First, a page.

Avoid costly mistakes by using a professional agent who understands the selling process
Making the decision to sell your home is a big deal and the entire process can go horribly wrong.
As with so many undertakings in life, forewarned is forearmed, says Mike Greeff, chief executive of Greeff Christie’s International Real Estate.
The first thing to do is to enlist the services of an reputable agent. Not having an agent, or even having the wrong one, could result in sellers making costly mistakes, such as over-pricing.
“While your home may be priceless to you and filled with wonderful memories, it has a quantifiable market value. Be sure to price your home realistically as an overpriced home may languish on the market. An overpriced home will discourage buyers from considering it and you may be forced to lower your price repeatedly, giving your property a reputation for being a ‘hard to sell’ home.”
Greeff says price reductions also give potential buyers the feeling that there might be something wrong with the house which has led to the price reduction.
“This could add elements of doubt in the potential buyer’s mind and result in a missed sale.”
Sellers should not have unrealistic expectations of timelines and costs, Greeff says. Most sellers expect a property transaction to be a speedy, effortless process and often become frustrated by the time and administrative processes involved.
“Sellers should always keep in mind the time required for the transfer of ownership to take place. This could be anything from six weeks to four months depending on the complexity of the sale, the number of parties involved and, if applicable, the bank’s approval of the buyer’s bond application.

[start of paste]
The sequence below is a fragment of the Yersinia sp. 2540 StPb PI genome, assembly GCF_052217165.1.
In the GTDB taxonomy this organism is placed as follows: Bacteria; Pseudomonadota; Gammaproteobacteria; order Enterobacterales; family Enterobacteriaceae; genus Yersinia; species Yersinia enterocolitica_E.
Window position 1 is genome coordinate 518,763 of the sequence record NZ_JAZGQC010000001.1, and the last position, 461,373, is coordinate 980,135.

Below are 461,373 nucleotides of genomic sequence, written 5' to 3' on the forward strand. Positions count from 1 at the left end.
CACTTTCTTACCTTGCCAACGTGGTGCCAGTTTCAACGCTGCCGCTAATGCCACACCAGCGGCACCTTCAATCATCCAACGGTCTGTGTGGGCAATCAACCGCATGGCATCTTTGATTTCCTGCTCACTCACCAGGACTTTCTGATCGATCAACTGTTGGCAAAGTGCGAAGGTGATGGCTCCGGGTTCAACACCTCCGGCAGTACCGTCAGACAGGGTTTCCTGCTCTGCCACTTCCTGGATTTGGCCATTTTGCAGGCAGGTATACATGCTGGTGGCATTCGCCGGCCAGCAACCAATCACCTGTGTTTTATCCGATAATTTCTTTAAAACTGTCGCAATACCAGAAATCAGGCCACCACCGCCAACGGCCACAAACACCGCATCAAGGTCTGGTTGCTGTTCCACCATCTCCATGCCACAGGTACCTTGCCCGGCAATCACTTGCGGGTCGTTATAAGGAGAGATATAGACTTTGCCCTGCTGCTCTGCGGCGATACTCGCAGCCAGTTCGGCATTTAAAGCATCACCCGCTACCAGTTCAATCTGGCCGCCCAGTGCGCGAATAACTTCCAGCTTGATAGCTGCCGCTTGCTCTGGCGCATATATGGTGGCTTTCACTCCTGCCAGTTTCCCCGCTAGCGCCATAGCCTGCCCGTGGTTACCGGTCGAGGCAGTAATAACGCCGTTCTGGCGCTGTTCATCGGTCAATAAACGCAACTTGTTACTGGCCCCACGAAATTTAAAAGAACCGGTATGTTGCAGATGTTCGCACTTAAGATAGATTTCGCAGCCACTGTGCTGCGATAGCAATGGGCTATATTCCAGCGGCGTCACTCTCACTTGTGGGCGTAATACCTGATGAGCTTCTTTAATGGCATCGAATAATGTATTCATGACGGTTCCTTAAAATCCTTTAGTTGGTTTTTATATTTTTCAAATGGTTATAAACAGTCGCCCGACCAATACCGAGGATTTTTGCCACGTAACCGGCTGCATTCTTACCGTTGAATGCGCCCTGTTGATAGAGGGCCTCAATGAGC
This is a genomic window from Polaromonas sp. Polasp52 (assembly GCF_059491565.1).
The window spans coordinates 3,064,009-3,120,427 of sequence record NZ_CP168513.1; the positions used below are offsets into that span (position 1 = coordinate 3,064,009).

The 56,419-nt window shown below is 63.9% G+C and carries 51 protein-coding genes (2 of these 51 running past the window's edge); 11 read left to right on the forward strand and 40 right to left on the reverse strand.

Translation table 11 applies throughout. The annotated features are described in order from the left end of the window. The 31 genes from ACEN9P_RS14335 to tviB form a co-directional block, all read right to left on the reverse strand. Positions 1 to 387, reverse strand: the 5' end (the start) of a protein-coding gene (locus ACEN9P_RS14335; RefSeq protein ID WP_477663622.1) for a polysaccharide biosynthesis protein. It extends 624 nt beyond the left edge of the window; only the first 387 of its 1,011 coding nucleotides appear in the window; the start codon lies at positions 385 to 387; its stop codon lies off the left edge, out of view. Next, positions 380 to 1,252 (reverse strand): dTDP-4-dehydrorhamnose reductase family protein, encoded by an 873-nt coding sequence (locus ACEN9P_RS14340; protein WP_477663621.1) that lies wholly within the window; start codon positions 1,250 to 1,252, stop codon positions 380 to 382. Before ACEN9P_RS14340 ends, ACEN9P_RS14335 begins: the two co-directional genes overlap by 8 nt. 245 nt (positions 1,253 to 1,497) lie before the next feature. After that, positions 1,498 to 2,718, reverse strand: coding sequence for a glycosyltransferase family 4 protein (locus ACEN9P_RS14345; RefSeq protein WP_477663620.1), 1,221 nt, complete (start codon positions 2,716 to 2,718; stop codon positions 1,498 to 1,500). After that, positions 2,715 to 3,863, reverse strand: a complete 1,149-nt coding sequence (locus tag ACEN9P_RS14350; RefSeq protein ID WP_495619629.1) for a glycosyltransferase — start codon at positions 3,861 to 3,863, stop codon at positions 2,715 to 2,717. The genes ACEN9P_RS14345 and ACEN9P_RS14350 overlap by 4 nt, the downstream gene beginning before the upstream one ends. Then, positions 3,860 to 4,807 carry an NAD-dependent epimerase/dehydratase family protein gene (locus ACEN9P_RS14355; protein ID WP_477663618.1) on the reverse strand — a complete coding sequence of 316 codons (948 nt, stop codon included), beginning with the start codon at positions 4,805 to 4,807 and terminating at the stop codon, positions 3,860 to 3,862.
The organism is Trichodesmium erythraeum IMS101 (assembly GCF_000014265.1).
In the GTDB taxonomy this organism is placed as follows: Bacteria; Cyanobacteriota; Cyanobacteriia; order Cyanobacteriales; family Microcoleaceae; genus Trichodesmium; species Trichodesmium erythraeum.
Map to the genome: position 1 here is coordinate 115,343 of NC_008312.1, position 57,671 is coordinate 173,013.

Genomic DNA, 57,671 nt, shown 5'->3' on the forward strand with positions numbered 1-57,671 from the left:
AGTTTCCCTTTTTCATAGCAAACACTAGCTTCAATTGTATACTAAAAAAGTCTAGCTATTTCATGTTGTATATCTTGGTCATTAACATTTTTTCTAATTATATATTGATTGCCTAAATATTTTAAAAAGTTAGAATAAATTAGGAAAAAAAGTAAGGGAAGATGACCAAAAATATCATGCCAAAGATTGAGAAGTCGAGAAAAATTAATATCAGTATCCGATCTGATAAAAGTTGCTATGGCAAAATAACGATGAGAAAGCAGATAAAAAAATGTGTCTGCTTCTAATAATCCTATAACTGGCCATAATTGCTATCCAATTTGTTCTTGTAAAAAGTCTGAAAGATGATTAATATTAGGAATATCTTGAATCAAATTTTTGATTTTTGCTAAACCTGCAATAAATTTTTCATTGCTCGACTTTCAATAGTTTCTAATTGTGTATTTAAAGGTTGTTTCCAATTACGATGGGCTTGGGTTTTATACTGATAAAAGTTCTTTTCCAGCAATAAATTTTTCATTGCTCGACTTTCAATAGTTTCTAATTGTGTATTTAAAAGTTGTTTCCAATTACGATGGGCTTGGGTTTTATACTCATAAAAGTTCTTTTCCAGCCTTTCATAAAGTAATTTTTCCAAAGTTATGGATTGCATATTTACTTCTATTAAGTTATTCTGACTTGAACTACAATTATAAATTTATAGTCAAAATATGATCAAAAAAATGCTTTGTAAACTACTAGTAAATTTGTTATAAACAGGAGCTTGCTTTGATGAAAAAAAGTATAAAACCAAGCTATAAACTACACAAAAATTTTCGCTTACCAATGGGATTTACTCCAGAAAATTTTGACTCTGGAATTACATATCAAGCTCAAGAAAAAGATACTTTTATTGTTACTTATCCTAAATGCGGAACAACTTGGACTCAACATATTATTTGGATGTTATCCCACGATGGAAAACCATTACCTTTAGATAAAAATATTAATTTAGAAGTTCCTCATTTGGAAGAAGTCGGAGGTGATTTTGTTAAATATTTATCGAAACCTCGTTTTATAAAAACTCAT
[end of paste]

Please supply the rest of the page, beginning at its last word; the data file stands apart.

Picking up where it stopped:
“Before a home can be sold certain costs will be incurred by the seller.
“Certificates of compliance must be obtained by the sellers, at their cost, for electrical, plumbing, gas, beetle and electric fencing. These certificates are a mandatory requirement and a prerequisite for the transfer process to be completed,” he says.
A seller with a bond on their property, and who intends to settle the balance of the bond with the proceeds of the sale, will have to pay a bond cancellation fee. It is “imperative” that this is done at least a month before as it saves time and effort.
“All sellers, irrespective of their having bonds or not, might be liable for capital gains tax if the property is their primary residence and the profits resulting from the sale are greater that R2million,” Greeff says.